The future of plant-based meat was supposed to be cooked to perfection. In recent years, corporate and venture capital funds poured into the space. Fast-food giants such as KFC and Burger King raced to roll out offerings. The meme stock crowd rallied around Beyond Meat. Sales were growing. It would appeal to vegans missing meat! Even better, it would find a following with meat-eaters looking to cut back!
It’s now clear that the hype got ahead of a sometimes less than tasty reality. Sales of plant-based meats in the United States are down by more than 10 percent from this time last year. The issue is basic: The problems fake meat were meant to solve — from the climate impact of industrial farming to the health impacts of meat — are all too real, but the solution it offers appeals to far fewer consumers than expected.
The truth, of course, is that we eat not simply for nutrition, but for enjoyment. Meat offers up a sinewy, gamy, savory experience that is, to date, impossible to reproduce.
When I asked around over a period of weeks, I discovered few fans of processed meat substitutes. “Too chewy,” one friend said. “Mushy,” said another. My older son made a face. The only person I could find who claimed it tasted like the real thing admitted, actually, she hadn’t tasted the real thing in more than 20 years. Some people with vegetarian-leaning diets told me they didn’t mind it and were happy to have it as an option on fast-food menus, and others told me that they enjoyed it as a substitute for breakfast meat like sausage and bacon. But few people seemed to find plant-based meat really delectable.
On the expert side, everyone from Wall Street short sellers to market researchers said that, at least for now, many fake meat sales appeared to be to people giving it a test drive. “I think a lot of the demand was people trying it once,” said noted short seller Jim Chanos, when I called him up to ask how once-promising Beyond Meat ended up as one of the most popular shorts out there. He pointed out the company is "unprofitable.” When I asked him what he himself thought of the offerings, he replied, “Put me in the category of people who tried it once.”
And when it came to health, yes, these “meats” cuts back significantly on saturated fat compared to the real thing — but they also contain more sodium. They’re a highly processed offering. “These are not your mother’s veggie burgers made with beans and other whole plant ingredients,” warns a report issued this year by the advocacy group Food & Water Watch. The industrial food complex is a huge player, with companies such as Tyson Foods and Cargill dominating the space.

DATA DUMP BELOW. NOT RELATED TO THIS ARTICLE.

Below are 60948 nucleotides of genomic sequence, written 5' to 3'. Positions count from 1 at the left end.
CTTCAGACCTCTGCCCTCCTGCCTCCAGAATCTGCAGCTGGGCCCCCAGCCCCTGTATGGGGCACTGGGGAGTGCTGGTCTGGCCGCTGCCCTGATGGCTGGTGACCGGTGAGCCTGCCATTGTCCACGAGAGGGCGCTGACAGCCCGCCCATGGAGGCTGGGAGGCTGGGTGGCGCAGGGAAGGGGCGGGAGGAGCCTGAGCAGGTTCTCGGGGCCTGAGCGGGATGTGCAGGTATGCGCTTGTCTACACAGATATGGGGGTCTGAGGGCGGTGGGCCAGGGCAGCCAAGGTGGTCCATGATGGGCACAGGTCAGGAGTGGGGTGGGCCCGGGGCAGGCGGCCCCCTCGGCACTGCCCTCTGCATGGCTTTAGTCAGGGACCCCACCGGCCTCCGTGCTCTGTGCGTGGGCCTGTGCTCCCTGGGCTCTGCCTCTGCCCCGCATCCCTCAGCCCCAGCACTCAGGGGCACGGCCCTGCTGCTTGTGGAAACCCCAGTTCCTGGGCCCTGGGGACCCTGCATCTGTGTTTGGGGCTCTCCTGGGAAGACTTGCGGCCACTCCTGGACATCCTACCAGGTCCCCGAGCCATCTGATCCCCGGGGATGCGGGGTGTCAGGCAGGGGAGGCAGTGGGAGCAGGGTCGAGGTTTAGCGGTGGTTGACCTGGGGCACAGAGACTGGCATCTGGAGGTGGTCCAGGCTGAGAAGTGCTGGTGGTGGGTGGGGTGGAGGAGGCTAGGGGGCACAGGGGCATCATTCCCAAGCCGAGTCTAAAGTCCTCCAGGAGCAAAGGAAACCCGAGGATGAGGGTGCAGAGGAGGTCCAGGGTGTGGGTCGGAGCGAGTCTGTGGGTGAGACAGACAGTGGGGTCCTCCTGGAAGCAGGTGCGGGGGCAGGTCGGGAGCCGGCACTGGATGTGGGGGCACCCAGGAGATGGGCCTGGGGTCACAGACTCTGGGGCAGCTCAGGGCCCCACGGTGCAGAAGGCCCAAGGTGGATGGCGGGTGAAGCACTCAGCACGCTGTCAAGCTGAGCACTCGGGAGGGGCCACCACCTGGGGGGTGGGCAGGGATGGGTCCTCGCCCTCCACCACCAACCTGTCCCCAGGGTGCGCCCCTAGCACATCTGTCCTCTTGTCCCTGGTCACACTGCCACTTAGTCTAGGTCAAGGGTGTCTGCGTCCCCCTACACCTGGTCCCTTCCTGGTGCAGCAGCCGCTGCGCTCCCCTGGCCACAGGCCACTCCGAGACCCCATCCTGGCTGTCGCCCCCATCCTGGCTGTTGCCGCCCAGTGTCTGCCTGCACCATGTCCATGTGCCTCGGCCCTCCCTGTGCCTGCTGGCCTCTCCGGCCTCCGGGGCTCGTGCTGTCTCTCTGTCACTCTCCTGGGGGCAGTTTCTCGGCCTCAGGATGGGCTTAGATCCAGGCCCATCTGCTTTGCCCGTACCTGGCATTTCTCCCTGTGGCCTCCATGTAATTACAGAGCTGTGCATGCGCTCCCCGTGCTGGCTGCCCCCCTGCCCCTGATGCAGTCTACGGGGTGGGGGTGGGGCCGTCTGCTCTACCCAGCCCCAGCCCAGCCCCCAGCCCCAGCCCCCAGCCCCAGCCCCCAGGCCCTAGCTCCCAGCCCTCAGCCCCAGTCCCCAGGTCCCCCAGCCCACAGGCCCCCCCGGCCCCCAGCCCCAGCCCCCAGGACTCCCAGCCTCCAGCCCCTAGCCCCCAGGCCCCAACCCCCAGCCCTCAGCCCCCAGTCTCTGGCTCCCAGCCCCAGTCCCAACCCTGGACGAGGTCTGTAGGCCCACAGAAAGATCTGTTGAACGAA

Those facts mean that many people well-informed about health have remained skeptical about adding these artificial meats to their diets. “It has the same feel as much else in the industrial landscape, where we think we can outsmart nature,” says Kristin Lawless, the author of “Formerly Known As Food.”
The data shows the new offering doesn’t seem to result in major meat cutbacks — it’s more of a supermarket add-on. As a study published this year in the journal Nature dryly observed, “Interestingly, after a household’s first PBMA [plant-based meat alternatives] purchase, ground meat consumption did not fall.”
In a moment of rising food costs, such novelties become all too easy to dispense with. Of the people who told me they both enjoyed plant-based meat and dined on it regularly (often as a substitute for breakfast meats), several said they’d cut back when inflation kicked up. That points to a significant problem — artificial meat is often more expensive than at least the budget version of the real thing.
In other words, people want to do right by the environment and their health — but not with a significant cost to their taste buds or wallet.
It’s hard not to think about margarine. Back in the 1960s, 1970s and 1980s, margarine was rapidly supplanting butter in cooking. One commercial proclaimed the stuff was so good it could “fool mother nature.” This wasn’t true, and consumers knew it. They just thought it was a healthier choice. When it became clear in the 1990s that wasn’t so, sales melted away. That’s not to say margarine is not still with us, but few talk about it as a replacement for butter.
It could be that what we’re seeing is a brief pause, and the meat-imitation market will pick back up as the product and the economy improves. One reason for optimism: plant-based meat consumers are, overall, younger than other shoppers, meaning there is more room for growth.
But there is already a viable protein option for those who want to maintain a vegan diet or cut back on meat. Like the doctor says, eat your peas … and other legumes such as lentils and beans. True, they don’t taste like a sausage or chicken. Then again, if you ask me, neither do the imitators.